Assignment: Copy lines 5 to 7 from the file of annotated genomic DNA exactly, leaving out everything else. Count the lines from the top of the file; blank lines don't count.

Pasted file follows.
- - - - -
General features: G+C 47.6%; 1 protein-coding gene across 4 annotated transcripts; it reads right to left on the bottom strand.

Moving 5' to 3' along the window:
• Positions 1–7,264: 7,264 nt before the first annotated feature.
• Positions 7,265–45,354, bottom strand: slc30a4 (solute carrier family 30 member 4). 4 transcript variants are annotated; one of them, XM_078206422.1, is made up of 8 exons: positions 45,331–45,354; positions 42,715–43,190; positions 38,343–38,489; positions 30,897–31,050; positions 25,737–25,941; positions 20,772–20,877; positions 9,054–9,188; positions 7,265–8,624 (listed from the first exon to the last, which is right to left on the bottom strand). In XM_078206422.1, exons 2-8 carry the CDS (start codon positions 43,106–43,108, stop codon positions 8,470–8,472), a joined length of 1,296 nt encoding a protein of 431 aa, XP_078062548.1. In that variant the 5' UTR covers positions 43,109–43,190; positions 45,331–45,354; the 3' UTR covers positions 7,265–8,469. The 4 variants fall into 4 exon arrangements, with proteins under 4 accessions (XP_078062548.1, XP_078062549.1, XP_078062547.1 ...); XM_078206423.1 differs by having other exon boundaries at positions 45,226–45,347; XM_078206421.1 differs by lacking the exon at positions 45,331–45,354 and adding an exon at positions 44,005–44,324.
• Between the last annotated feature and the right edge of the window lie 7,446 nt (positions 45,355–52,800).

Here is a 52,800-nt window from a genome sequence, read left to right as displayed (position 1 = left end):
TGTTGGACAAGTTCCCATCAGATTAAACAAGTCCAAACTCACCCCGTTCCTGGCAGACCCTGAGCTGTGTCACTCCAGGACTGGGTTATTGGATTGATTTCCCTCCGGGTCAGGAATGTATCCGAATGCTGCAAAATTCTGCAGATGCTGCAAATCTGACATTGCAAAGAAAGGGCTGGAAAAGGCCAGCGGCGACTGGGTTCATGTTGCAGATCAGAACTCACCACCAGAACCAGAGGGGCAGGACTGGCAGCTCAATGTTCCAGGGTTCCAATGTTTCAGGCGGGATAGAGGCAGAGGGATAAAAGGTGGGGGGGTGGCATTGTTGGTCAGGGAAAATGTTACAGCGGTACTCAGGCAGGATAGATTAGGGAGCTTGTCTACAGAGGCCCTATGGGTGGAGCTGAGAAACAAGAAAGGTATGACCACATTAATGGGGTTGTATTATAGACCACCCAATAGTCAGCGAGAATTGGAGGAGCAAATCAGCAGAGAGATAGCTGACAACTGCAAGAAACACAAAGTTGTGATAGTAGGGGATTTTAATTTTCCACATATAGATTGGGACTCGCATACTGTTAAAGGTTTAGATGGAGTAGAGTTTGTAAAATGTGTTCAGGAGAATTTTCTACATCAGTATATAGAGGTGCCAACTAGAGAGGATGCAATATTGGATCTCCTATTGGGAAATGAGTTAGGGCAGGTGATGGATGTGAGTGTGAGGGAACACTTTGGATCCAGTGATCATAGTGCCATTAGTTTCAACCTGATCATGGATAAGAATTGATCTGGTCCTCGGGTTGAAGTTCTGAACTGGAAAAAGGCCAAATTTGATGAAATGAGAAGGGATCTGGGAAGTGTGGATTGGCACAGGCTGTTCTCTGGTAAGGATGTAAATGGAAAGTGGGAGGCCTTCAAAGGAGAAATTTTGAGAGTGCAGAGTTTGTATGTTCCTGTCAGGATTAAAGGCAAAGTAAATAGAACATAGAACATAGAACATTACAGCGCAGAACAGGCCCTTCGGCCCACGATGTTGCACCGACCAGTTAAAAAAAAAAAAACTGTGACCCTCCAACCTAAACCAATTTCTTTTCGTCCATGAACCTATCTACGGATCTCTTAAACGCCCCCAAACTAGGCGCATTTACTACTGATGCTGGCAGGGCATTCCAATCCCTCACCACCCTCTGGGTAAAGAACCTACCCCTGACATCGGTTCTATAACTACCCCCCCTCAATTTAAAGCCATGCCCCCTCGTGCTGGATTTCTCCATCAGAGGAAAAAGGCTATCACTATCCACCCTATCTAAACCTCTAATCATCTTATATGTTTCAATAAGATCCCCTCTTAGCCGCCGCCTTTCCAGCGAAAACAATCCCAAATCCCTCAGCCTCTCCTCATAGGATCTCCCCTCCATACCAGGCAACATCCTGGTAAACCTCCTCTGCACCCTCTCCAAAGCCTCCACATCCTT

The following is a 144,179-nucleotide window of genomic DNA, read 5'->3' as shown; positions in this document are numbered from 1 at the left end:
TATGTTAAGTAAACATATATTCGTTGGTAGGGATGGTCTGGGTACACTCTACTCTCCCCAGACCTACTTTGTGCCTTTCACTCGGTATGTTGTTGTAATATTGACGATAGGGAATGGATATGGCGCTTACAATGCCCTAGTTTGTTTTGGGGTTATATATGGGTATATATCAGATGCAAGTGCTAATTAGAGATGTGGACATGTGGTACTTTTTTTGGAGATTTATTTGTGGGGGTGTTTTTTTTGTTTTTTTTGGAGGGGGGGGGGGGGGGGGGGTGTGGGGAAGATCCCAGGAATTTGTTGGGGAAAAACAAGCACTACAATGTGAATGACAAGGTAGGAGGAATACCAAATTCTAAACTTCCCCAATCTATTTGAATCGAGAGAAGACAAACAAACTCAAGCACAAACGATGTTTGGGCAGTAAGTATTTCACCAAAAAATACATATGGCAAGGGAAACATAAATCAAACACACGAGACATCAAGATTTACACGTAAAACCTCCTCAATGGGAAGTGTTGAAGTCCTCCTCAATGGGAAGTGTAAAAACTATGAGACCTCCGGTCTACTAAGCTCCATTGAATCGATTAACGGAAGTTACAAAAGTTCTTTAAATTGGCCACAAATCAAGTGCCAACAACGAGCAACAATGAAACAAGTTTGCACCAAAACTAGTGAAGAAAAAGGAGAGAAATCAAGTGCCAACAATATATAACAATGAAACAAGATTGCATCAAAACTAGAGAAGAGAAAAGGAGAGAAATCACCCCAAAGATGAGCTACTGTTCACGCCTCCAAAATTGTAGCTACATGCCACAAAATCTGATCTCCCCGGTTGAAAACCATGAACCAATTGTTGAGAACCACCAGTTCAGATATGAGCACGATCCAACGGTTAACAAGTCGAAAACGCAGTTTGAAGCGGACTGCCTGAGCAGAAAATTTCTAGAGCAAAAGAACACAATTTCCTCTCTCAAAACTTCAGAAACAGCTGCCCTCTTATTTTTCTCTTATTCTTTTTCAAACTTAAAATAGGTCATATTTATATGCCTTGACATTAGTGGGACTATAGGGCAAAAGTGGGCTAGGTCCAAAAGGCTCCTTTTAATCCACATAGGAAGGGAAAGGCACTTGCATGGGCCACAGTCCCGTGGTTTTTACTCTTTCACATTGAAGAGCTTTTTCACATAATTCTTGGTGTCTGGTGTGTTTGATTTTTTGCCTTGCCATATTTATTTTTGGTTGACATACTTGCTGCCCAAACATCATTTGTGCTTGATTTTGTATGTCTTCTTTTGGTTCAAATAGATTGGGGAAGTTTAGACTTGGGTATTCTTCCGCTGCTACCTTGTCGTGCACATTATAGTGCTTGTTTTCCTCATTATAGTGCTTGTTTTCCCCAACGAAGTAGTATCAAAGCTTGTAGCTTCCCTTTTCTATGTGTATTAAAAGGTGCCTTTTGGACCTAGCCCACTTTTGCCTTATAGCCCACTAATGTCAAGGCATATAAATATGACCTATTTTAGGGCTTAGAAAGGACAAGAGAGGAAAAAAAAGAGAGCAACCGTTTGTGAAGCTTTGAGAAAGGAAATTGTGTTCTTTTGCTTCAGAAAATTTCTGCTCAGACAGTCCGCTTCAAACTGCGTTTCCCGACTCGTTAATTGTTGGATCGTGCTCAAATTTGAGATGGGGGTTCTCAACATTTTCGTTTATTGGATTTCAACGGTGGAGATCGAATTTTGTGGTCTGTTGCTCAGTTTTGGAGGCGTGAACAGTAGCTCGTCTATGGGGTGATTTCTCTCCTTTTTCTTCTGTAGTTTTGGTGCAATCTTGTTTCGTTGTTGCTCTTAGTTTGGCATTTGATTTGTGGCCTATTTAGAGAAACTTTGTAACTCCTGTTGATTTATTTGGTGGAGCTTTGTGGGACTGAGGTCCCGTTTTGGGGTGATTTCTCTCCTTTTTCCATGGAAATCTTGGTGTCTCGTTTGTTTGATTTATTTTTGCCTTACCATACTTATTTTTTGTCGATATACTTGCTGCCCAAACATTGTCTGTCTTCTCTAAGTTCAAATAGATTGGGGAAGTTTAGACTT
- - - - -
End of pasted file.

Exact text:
• Between the last annotated feature and the right edge of the window lie 7,446 nt (positions 45,355–52,800).

Here is a 52,800-nt window from a genome sequence, read left to right as displayed (position 1 = left end):
TGTTGGACAAGTTCCCATCAGATTAAACAAGTCCAAACTCACCCCGTTCCTGGCAGACCCTGAGCTGTGTCACTCCAGGACTGGGTTATTGGATTGATTTCCCTCCGGGTCAGGAATGTATCCGAATGCTGCAAAATTCTGCAGATGCTGCAAATCTGACATTGCAAAGAAAGGGCTGGAAAAGGCCAGCGGCGACTGGGTTCATGTTGCAGATCAGAACTCACCACCAGAACCAGAGGGGCAGGACTGGCAGCTCAATGTTCCAGGGTTCCAATGTTTCAGGCGGGATAGAGGCAGAGGGATAAAAGGTGGGGGGGTGGCATTGTTGGTCAGGGAAAATGTTACAGCGGTACTCAGGCAGGATAGATTAGGGAGCTTGTCTACAGAGGCCCTATGGGTGGAGCTGAGAAACAAGAAAGGTATGACCACATTAATGGGGTTGTATTATAGACCACCCAATAGTCAGCGAGAATTGGAGGAGCAAATCAGCAGAGAGATAGCTGACAACTGCAAGAAACACAAAGTTGTGATAGTAGGGGATTTTAATTTTCCACATATAGATTGGGACTCGCATACTGTTAAAGGTTTAGATGGAGTAGAGTTTGTAAAATGTGTTCAGGAGAATTTTCTACATCAGTATATAGAGGTGCCAACTAGAGAGGATGCAATATTGGATCTCCTATTGGGAAATGAGTTAGGGCAGGTGATGGATGTGAGTGTGAGGGAACACTTTGGATCCAGTGATCATAGTGCCATTAGTTTCAACCTGATCATGGATAAGAATTGATCTGGTCCTCGGGTTGAAGTTCTGAACTGGAAAAAGGCCAAATTTGATGAAATGAGAAGGGATCTGGGAAGTGTGGATTGGCACAGGCTGTTCTCTGGTAAGGATGTAAATGGAAAGTGGGAGGCCTTCAAAGGAGAAATTTTGAGAGTGCAGAGTTTGTATGTTCCTGTCAGGATTAAAGGCAAAGTAAATAGAACATAGAACATAGAACATTACAGCGCAGAACAGGCCCTTCGGCCCACGATGTTGCACCGACCAGTTAAAAAAAAAAAAACTGTGACCCTCCAACCTAAACCAATTTCTTTTCGTCCATGAACCTATCTACGGATCTCTTAAACGCCCCCAAACTAGGCGCATTTACTACTGATGCTGGCAGGGCATTCCAATCCCTCACCACCCTCTGGGTAAAGAACCTACCCCTGACATCGGTTCTATAACTACCCCCCCTCAATTTAAAGCCATGCCCCCTCGTGCTGGATTTCTCCATCAGAGGAAAAAGGCTATCACTATCCACCCTATCTAAACCTCTAATCATCTTATATGTTTCAATAAGATCCCCTCTTAGCCGCCGCCTTTCCAGCGAAAACAATCCCAAATCCCTCAGCCTCTCCTCATAGGATCTCCCCTCCATACCAGGCAACATCCTGGTAAACCTCCTCTGCACCCTCTCCAAAGCCTCCACATCCTT